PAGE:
According to Haleem, opposition parties had sought to use the protests to court drama and political instability in order to try and garner negative press coverage of President Nasheed through major news networks like CNN and Al Jazeera.

“I think [Nasheed] is very popular right now and that is why the opposition want drama,” he said. “[The opposition] thought they could compare the protests to mass movements in Egypt’s Tahrir Square – a site linked to the fall of former Egyptian leader Hosni Mubarak – but people are not stupid and know very well that this isn’t the case. After four or five months we expect the economic situation to have improved.”

Meanwhile, MDP coalition partner the Adhaalath Party, led by State Islamic Minister Sheikh Hussein Rasheed, has issued a press statement in support of the anti-government protests.

The Adhaalath Party said it believed that the youth protest was “a peaceful gathering.”

”Lowerer living expenses is one of the main pledges of this government,” said the party. ”We call on the government to find a wise solution for this issue.”

The Adhaalath Party said that the protest was conducted lawfully and that ”it is not acceptable to use tear gas and batons to disperse a lawful protest.”

The party also expressed concern that police officers and protesters were injured during Sunday night’s protest.

Currency in crisis

The government has struggled to cope with an exacerbating dollar shortage brought on by a high budget deficit – triggered by a spiralling public sector expenditure – in comparison with the foreign currency flowing into the country. Civil service expenditure has increased in real terms by 400 percent since 2002.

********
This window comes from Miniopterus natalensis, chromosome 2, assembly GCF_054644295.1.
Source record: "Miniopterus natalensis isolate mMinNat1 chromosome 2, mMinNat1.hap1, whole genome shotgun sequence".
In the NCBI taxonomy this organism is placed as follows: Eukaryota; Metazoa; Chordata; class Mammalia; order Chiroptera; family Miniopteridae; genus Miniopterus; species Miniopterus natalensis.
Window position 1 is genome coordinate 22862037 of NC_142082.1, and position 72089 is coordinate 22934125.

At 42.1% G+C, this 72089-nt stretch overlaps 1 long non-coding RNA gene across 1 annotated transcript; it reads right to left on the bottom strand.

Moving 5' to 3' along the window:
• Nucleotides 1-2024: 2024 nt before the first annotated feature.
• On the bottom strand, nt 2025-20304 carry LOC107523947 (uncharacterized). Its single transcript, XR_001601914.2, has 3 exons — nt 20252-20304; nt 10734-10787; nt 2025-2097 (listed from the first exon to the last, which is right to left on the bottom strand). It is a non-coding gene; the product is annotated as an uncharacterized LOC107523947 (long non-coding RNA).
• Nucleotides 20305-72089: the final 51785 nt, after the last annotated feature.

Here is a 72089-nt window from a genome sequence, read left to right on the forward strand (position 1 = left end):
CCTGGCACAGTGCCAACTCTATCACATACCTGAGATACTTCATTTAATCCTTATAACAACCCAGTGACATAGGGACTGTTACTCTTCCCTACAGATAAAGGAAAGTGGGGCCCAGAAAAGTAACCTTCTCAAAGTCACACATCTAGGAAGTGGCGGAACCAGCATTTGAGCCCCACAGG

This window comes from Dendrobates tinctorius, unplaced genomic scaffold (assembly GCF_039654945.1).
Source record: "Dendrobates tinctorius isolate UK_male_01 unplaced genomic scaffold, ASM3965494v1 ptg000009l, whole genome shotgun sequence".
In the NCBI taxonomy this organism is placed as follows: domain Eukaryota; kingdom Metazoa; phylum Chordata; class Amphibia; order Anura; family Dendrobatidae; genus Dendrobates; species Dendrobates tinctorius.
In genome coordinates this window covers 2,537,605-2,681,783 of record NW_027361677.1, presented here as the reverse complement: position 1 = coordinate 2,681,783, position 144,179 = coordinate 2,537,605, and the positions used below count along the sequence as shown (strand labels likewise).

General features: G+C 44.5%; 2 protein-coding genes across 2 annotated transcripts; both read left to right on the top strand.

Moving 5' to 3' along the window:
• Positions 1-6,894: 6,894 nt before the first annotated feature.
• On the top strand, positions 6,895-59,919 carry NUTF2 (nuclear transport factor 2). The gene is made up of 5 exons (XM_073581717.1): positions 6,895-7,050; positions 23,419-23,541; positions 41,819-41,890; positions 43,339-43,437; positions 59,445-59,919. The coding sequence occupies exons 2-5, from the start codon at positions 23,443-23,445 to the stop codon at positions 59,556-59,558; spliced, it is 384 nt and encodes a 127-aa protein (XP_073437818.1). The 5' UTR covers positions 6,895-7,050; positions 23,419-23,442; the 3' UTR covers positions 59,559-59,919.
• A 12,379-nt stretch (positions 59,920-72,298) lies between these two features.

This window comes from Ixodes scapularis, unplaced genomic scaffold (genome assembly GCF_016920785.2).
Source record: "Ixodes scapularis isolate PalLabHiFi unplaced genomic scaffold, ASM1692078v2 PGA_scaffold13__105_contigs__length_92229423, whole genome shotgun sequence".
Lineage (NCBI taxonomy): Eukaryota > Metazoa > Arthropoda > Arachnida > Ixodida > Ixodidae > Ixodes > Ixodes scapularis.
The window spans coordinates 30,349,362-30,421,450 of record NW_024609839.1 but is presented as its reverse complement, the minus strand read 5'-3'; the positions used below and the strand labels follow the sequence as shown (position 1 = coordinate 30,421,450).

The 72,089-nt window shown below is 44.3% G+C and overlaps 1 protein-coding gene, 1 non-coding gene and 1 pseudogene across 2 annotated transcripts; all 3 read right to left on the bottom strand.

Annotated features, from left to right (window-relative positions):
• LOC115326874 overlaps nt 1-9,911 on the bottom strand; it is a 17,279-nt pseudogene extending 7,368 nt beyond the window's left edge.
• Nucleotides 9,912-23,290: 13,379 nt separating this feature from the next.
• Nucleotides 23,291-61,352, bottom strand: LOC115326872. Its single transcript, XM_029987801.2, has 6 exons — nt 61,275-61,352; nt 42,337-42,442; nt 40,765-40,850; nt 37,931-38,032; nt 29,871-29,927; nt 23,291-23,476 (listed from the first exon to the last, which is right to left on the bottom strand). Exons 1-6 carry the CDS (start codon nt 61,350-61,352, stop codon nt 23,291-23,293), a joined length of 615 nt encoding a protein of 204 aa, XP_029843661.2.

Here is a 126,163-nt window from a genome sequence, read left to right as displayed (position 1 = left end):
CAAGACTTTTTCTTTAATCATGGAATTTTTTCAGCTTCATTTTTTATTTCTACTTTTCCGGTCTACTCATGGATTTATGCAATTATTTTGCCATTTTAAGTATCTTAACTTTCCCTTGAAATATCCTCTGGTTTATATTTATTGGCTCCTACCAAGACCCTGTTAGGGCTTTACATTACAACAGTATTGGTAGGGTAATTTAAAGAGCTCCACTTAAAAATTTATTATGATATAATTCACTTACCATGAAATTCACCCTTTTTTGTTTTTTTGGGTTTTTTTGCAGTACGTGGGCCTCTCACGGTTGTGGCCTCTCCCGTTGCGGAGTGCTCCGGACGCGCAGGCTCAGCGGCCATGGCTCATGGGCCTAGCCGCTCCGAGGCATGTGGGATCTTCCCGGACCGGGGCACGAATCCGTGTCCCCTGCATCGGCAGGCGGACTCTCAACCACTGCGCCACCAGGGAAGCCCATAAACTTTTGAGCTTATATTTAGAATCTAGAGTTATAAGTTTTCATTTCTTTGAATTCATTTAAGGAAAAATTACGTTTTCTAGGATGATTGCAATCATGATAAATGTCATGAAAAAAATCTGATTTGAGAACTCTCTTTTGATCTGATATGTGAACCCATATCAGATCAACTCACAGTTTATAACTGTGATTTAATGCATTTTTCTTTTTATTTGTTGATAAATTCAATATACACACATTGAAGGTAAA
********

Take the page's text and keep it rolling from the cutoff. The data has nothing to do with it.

Banks subsequently demonstrated reluctance to sell dollars at the pegged rate of Rf 12.85, and high demand for travel, commodities and overseas medical treatment forced most institutions to ration their supply or turn to the flourishing blackmarket.

After a short-lived attempt to crack down on the illegal exchange of dollars, the government floated the rufiya within a 20 percent band, effectively allowing it to be sold at up to Rf 15.42 to the dollar.

The International Monetary Fund (IMF), which has been critical of the government’s growing expenditure despite a large budget deficit, praised the decision as a step towards a mature and sustainable economy.

“Today’s bold step by the authorities represents an important move toward restoring external sustainability,” the IMF said in a statement. “IMF staff support this decision made by the authorities. We remain in close contact and are ready to offer any technical assistance that they may request.”

However, many companies dealing in dollar commodities immediately raised their exchange rates to Rf 15.42, along with the Bank of Maldives.

The government’s move, while broadly unpopular, acknowledges the devaluation of the rufiya in the wake of increased expenditure and its own inability to overcome the political obstacles inherent in reducing spending on the country’s bloated civil service.

Yet as Maldives relies almost entirely on imported goods and fuel, and many ordinary citizens have found themselves harshly affected by short-term spike in prices of up to 20 percent as the rufiya settles.

“We do not really know, based on the breadth of the domestic economy, what the value of the Maldivian rufiyaa is right now,” Economic Development Minister Mahmoud Razee admitted at a recent press conference.

The government has said it hopes the rufiya will stabilise within three months.